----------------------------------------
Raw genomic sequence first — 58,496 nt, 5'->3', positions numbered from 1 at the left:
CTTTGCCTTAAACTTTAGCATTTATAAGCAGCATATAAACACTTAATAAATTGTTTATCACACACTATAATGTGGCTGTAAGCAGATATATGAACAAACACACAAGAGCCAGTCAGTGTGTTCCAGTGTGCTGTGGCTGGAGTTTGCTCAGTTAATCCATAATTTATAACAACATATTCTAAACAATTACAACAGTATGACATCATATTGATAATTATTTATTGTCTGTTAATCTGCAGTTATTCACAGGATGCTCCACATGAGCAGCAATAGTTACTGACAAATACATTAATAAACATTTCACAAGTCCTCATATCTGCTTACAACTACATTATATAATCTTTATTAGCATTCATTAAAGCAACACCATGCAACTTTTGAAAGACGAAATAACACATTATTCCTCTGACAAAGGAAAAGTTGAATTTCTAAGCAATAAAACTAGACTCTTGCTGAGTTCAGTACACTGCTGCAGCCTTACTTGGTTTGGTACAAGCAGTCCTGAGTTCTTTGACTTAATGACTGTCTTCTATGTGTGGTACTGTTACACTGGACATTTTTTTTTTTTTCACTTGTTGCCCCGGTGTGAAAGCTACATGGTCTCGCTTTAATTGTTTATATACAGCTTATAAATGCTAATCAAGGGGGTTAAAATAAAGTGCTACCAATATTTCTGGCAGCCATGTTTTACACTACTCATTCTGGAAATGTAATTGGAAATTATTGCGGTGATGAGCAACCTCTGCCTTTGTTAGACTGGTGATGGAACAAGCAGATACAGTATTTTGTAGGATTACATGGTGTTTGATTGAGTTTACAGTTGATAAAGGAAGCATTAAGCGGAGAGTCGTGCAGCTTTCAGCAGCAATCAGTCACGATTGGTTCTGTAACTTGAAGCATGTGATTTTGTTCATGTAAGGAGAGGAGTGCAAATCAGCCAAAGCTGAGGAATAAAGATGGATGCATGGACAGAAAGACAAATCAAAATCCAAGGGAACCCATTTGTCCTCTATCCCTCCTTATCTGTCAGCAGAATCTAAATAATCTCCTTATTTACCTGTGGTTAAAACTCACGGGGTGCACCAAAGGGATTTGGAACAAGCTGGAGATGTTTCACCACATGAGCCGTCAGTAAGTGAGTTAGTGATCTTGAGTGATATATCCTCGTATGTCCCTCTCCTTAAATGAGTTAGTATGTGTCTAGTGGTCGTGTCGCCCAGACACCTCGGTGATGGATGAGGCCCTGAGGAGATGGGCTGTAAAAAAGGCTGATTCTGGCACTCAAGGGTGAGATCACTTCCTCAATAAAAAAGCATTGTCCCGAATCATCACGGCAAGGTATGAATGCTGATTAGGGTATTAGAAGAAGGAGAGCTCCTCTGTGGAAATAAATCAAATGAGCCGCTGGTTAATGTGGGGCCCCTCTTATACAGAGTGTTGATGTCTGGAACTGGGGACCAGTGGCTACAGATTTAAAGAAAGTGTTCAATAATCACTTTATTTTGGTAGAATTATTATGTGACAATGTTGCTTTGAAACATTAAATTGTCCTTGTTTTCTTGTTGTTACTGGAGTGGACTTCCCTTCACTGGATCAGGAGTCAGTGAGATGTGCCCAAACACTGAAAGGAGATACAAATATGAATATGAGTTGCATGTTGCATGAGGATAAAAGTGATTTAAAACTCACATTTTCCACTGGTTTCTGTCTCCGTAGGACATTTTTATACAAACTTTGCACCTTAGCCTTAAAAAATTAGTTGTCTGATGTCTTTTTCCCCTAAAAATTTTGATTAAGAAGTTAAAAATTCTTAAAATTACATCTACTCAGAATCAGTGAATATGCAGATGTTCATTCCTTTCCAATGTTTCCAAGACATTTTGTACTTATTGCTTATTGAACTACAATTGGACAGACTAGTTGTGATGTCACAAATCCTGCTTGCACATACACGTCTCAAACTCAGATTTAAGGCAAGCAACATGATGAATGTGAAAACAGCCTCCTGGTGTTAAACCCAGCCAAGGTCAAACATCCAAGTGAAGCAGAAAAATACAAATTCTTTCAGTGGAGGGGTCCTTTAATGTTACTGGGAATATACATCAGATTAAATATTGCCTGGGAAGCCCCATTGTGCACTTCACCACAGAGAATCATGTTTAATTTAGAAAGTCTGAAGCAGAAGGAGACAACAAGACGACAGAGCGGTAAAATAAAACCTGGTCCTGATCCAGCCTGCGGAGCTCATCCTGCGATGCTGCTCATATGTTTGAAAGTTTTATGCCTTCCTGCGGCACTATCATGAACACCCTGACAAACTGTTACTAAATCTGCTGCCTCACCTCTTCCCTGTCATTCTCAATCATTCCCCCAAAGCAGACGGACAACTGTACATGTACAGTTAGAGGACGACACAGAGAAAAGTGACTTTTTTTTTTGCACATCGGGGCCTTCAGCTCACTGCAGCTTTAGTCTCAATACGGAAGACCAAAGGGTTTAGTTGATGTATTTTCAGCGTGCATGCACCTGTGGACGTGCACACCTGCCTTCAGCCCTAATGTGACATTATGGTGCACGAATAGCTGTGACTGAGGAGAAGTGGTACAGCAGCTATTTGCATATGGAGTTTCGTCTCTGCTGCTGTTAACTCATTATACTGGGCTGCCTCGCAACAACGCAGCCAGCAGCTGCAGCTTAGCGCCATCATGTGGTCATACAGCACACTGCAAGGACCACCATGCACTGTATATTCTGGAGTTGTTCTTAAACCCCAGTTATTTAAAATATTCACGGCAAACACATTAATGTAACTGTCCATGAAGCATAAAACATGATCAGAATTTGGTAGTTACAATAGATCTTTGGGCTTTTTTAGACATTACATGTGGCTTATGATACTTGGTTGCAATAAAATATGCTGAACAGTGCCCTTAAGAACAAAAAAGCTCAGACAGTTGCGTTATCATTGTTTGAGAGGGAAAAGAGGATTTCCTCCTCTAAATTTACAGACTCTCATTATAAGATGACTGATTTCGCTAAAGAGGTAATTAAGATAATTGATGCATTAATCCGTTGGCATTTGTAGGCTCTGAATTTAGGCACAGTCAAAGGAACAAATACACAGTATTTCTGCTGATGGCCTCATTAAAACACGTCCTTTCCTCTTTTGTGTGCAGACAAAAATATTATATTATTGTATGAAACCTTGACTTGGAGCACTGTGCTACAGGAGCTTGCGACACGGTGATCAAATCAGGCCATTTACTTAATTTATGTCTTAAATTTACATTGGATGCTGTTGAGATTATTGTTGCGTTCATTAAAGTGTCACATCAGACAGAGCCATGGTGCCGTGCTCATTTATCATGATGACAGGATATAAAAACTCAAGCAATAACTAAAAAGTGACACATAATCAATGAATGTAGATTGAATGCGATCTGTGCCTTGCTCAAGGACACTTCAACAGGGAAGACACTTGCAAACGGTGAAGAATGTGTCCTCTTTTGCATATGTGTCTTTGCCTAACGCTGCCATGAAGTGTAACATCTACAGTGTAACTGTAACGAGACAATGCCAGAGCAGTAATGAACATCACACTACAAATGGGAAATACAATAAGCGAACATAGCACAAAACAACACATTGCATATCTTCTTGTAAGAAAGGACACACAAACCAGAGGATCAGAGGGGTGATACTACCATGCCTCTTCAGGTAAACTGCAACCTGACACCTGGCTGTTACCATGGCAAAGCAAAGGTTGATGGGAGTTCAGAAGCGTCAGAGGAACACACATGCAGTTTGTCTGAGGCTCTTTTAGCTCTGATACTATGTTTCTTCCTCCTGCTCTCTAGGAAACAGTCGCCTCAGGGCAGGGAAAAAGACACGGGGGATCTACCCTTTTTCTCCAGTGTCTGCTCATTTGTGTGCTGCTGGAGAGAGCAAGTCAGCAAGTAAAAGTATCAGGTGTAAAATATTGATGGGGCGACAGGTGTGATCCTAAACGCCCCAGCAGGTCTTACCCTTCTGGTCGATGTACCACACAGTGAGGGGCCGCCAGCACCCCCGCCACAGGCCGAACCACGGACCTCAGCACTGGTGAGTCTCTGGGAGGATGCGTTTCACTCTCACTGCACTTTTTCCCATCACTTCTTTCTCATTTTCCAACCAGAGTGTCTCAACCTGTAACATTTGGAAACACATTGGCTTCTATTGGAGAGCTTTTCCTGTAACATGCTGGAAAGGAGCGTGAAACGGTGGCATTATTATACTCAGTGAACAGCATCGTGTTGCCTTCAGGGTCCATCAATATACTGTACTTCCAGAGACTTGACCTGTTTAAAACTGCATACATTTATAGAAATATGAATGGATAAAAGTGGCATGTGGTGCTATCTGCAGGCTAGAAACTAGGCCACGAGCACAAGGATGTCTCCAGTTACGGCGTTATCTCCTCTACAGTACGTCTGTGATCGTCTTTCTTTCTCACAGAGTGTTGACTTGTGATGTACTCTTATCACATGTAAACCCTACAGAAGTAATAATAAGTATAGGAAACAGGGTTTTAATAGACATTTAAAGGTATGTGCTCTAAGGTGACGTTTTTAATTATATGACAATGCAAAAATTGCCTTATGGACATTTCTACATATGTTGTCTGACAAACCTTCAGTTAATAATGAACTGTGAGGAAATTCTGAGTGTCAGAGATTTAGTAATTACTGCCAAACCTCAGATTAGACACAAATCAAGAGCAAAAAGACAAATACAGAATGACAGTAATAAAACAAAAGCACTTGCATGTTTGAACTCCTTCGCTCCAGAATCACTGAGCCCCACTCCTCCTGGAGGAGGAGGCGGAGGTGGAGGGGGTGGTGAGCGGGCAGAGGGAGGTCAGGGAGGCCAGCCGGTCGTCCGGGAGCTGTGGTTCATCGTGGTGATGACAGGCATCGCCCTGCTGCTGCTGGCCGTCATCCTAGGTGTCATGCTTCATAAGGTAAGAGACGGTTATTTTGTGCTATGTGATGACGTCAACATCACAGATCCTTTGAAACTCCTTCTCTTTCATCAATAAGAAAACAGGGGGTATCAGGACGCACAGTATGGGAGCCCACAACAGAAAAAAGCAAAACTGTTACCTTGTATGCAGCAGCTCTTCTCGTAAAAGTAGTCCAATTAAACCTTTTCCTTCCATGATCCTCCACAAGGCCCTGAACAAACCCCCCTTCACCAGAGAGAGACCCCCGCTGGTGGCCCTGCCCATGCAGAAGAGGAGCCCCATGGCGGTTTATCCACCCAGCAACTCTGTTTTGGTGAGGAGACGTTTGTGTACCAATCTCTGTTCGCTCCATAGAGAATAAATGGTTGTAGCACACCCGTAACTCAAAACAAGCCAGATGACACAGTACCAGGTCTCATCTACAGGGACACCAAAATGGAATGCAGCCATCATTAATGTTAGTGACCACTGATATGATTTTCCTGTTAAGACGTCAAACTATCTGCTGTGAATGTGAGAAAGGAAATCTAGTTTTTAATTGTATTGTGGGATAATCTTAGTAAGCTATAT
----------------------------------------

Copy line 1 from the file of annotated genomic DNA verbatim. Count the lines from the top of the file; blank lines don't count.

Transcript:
Raw genomic sequence first — 58,496 nt, 5'->3', positions numbered from 1 at the left: